Friday, September 6, 2013


It was the keg tap that was heard all over the world. This past weekend was the official opening of Germanys’s most famous festival- Oktoberfest; Held in the beautiful Bavarian city of Munich, or München.

I had some folks over this weekend for a little Oktoberfest celebration. I put a bouquet of flowers into my 1L Hofbräuhaus Bierstein and got to cooking. We had Schnitzel, spätzle and rotkohl (try saying that3 times fast or even once for that matter).
Before we proceed, I must let you in on a little secret.
Schnitzel is Austrian- the delicious word “Wienerschnitzel,” comes from the word Wien, or as we say, Vienna.
But, Hey- it’s my party and I’ll make schnitzel if I want to.

1 pork tenderloin
1 cup flour, in a shallow bowl
2 eggs, beaten in a shallow bowl
1 cup of bread crumbs in a shallow bowl
Oil for frying

Get rid of the fat and stringy bits on the outside of the tenderloin.
Cut the tenderloin into slices, about an inch thick at an angle.
This is the fun part.  Get a meat mallet and pound the pieces of pork- you want them about ¼ inch thick.  Repeat with each slice of meat. If you don’t have a mallet you can put the meat between plastic wrap and use a rolling pin, or the bottom of a heavy pot to flatten.
Heat ½ inch of oil in a pan.
Take a piece of pork, and dredge it in the flour, dip into the egg and then press into the breadcrumbs.
Repeat with all.
Check if your oil is hot. To do this- take a wooden spoon and gently stick the handle into the oil- if little bubbles come out of the spoon, it is hot enough.

With tongs gently place the pork into the pan- making sure not to crowd.  They will cook quickly since they are so thin. When the bottoms are browned, flip and cook the other side.
Drain them on a cooking rack, placed over a cookie sheet- don’t drain on paper towels- that makes your food mushy!
Keep the cooked schnitzel warming in the oven at 170 or so, while you cook the other batch/batches.
Serve with a wedge of lemon, and some parsley and a side of Rotkohl . Rotkohl is braised red cabbage. I know that might not sound good, but it is ridiculous how delicious it is! The first ingredient is even bacon!

3 slices of bacon, chopped
½ onion, diced
Head of red cabbage, thinly sliced
1 cup of red wine
1 cup of apple juice
5 cloves
¼ cup of cider vinegar

On a giant pot, cook the bacon for about 3 minutes.
 Add the onions, cook until the onions are softened.
Add the cabbage and stir.
Deglaze the pan with the red wine
Add the rest of the ingredients.
Cook over low heat for 3-4 hours- stirring occasionally.
There you go!
You have a wonderful and festive German meal!
Guten Appetit!

The first time I had German food, I was 16 years old and taking part on an exchange program.  (I had never had beer before either, so the trip was quite enlightening!)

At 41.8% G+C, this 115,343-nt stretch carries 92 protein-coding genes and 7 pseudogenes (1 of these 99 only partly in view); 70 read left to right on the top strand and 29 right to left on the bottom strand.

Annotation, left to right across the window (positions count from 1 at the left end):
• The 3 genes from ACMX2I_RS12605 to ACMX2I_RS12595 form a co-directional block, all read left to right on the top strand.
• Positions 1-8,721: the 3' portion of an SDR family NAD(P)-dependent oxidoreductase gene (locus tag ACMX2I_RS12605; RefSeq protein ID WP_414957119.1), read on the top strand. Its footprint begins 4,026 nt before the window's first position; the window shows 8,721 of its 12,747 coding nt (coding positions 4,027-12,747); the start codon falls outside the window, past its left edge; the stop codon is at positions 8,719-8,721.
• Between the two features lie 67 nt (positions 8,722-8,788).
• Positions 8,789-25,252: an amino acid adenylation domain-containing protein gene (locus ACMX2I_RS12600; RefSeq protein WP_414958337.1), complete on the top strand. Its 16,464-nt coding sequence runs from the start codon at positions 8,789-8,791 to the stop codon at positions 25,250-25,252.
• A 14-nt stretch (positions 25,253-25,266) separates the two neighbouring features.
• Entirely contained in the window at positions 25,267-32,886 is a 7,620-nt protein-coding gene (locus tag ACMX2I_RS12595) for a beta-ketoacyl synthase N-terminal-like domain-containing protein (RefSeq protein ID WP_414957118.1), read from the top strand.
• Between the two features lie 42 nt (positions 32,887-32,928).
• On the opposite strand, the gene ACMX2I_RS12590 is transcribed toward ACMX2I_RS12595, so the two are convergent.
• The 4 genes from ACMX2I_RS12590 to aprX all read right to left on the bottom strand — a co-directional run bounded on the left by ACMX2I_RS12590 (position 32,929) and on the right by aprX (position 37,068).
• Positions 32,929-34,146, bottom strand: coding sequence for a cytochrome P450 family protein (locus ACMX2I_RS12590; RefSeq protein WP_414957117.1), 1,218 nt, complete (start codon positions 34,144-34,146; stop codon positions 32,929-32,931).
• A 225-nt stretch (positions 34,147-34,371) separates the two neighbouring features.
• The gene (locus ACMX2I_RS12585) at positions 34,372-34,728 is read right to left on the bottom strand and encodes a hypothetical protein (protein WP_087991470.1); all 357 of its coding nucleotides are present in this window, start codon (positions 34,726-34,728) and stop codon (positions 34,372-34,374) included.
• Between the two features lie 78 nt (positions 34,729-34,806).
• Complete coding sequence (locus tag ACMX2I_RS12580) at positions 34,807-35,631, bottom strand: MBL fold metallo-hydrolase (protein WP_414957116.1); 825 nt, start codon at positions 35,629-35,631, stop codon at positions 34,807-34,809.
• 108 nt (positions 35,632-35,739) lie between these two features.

My host mom worked at a bakery, and she would bring me amazing little brötchen, studded with sunflower seeds; I would bring them to school for lunch. After school we would walk through the town, and usually stop for an ice cream.  I just couldn’t get enough of the Himbeerbecher (raspberry ice cream bowl .) There was even ice cream that looked like spaghetti- Spaghettieis!
When school was out for the summer, we ventured out to explore the country. We dined on pork medallions and wurst in outdoor biergartens under fairy lights. I was also introduced to a brand new love- schnitzel …more specifically jaegerschnitzel.   We toured the famous Schloß Neuschwanstein (the big Sleeping Beauty looking castle) and afterwards we stopped at a rustic little restaurant, where I ordered venison medallions and spätzle. It was a revelation- I still remember it all these years later. As we travelled out of Germany and to Austria and Switzerland I tried many more foods.  I was blown away by Raclette in Switzerland, it was a plate full of melted cheese. How wonderful! Though, I will be happy if I never have to eat Leberkase again. Translated, it means liver cheese- it looked like a 1cm thick slab of hot dog on the plate, and it was as BIG as the plate.
After my exchange and touring, the rest of my classmates returned home, but, I had extended my visit so that I could go visit German relatives- It was here that I really saw what excellent German cooking could be.  My Tante Christa is one of the best cooks I have ever met- hands down. In my eyes, she is one of the best cooks in the world.  There is the passion that goes into her food, but you can tell that she has the innate skill to create meals that are works of art, and create flavours that you remember your whole life.  She would make these amazing lunches every day for us , and I don’t know if she knew how much I appreciated her cooking, but watching her cook and enjoying her meals was a revelation.
I have always loved to cook, but my first (and subsequent) trips to Germany really opened my eyes to the possibilities.  I don’t know if I feel such affection for the food because German is a heritage that I feel very proud of or if I just fell in love with the place- regardless- German food is awesome- and to make some delicious dishes all you need is a little time, and some great folks to share it with.


( Originally Posted 9/20.2011 on TB

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